The 26th October is St Cedd’s day. It is also known as Essex Day as St Cedd is Essex’s very own patron saint. Bur who is St Cedd? And why is he held in such high esteem in Essex? Archive Assistant, Robert Lee takes a look at the life of St Cedd.
St Cedd – A Hagiography
Cedd’s life began in the Kingdom of Northumbria under the tutelage of Saint Aidan of Lindisfarne. The oldest of four brothers (Chad, Cynibil & Caelin), Cedd in particular would be unwavering to the Celtic Rite imbued to him by Aidan. Cedd’s introduction to Christianity was anti-diocesan: not liturgical and parochial, but peripatetic and abstinent. In one of very few sources on Cedd, the Venerable Bede’s Ecclesiastical History of the English People, emphasis is made on both Cedd and Chad’s devotion to Saint Aidan; such that four years after Aidan’s death in 651, Cedd is said to have been consecrated by the hands of his successor, Saint Finan of Lindisfarne.
Cedd’s reputation in Christendom had much to do with his proselytizing. In 653, at the behest of King Oswiu of Northumbria, Cedd journeyed into the Midlands with three other priests in order to evangelise the “Middle Angles”: an ethnic group predominantly living in Mercia. By Bede’s account, Cedd was greatly persuasive, with masses coming forward to listen to his preaching and receive baptism. Cedd’s enthusiasm would even sway the opinion of King Penda of Mercia, a long committed pagan. Later in the same year, Cedd would be recalled from Mercia and sent into Essex to aid King Sigeberht of the East Saxons. Again Cedd’s evangelism was highly successful, and Essex was thoroughly Christianised. For his efforts Cedd was ordained Bishop of the East Saxons.
Cedd attended the Synod of Whitby in 664 as a vigilant mediator between Iona (followers of the Celtic Rite) and those who followed the Roman Rite. Roman missionaries were arguing for their own computation of the calendar day of Easter, to which the predominantly Celtic northern English initially disagreed. Uncharacteristically, Cedd was won over by the catholic system, and converted to the Alexandrian computus of Easter Sunday. Following the Synod, Cedd returned to Northumbria to supervise the foundation of a monastery, but the Kingdom had been overwhelmed by the yellow plague, which would bring about Cedd’s death.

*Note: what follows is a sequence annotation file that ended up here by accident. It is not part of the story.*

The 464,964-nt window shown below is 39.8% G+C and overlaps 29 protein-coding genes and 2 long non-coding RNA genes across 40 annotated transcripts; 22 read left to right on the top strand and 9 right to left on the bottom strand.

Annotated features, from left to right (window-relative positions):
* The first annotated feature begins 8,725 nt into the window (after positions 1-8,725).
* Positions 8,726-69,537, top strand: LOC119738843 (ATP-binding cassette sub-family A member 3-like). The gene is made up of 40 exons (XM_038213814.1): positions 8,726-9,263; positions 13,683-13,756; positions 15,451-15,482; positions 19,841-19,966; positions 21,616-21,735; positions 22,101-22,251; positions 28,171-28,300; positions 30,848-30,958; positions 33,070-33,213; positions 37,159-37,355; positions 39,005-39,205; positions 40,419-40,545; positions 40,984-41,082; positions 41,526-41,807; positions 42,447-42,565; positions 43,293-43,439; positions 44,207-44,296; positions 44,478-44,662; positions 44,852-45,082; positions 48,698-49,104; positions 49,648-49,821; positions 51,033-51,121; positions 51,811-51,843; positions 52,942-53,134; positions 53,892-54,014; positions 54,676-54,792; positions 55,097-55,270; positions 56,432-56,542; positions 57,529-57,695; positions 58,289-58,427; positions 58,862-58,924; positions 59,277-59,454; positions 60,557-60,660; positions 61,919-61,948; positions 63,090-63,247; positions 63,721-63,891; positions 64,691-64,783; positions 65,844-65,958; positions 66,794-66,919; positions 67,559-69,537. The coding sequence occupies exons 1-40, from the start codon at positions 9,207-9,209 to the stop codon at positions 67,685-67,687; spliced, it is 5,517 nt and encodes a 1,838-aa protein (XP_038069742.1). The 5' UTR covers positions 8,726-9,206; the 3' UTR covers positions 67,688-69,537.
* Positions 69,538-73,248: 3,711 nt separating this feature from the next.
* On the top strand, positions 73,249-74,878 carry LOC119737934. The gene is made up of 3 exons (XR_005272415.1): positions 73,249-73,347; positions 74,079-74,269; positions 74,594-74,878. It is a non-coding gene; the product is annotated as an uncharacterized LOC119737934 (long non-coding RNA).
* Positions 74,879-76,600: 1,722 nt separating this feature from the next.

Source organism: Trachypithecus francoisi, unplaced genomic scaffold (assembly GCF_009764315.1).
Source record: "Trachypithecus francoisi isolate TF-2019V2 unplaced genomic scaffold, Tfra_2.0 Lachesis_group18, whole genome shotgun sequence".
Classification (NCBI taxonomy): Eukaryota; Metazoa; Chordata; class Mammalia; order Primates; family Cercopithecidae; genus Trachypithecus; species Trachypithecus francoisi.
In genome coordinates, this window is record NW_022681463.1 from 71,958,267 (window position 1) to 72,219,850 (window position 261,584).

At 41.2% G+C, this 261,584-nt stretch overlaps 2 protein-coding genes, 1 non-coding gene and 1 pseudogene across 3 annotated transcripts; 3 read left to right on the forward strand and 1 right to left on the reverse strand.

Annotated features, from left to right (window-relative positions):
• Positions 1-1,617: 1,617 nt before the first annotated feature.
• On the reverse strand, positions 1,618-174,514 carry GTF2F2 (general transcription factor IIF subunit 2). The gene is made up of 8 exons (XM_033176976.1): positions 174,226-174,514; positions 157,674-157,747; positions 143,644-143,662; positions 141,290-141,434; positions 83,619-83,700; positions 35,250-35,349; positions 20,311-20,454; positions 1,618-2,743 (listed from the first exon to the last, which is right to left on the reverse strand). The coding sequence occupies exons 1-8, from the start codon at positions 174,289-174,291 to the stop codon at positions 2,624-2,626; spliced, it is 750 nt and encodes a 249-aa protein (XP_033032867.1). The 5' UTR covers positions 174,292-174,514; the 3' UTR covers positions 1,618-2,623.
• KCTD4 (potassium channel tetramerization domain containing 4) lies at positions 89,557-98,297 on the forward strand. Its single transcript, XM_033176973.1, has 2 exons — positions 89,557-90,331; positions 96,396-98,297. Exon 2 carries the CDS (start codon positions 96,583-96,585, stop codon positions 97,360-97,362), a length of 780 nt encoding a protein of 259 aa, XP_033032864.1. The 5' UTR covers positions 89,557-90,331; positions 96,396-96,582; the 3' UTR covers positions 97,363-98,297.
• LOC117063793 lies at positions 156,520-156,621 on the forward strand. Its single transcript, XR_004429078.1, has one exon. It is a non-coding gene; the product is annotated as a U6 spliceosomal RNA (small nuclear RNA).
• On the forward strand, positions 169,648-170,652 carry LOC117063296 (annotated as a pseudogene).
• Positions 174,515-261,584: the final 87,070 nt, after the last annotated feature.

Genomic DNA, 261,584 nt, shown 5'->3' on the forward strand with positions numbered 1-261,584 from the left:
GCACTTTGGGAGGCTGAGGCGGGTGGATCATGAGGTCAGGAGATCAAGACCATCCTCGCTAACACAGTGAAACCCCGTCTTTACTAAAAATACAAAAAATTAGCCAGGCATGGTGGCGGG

Perhaps appropriately, Cedd is remembered far more for his itinerant sainthood than for government of the East Saxon Church. The chapel of Saint-Peter-on-the-Wall in Bradwell-on-Sea is said to have been built by Saint Cedd after his ordination. Having gone through several phases of disuse and ruination, the chapel still stands as testimony to Cedd; to God’s glory and the humility of man.
His role in converting the East Saxons and role as their bishop is the reason that Essex now claims Cedd as their patron saint.
If you would like to visit the Chapel of St Peter yourself it can be reached by taking East End Road from the brick built church in Bradwell-on-Sea for about one and a half miles, until you can see the carpark ahead of you, from there it is a ten minute walk to the Chapel. It is open all year and is well worth a visit!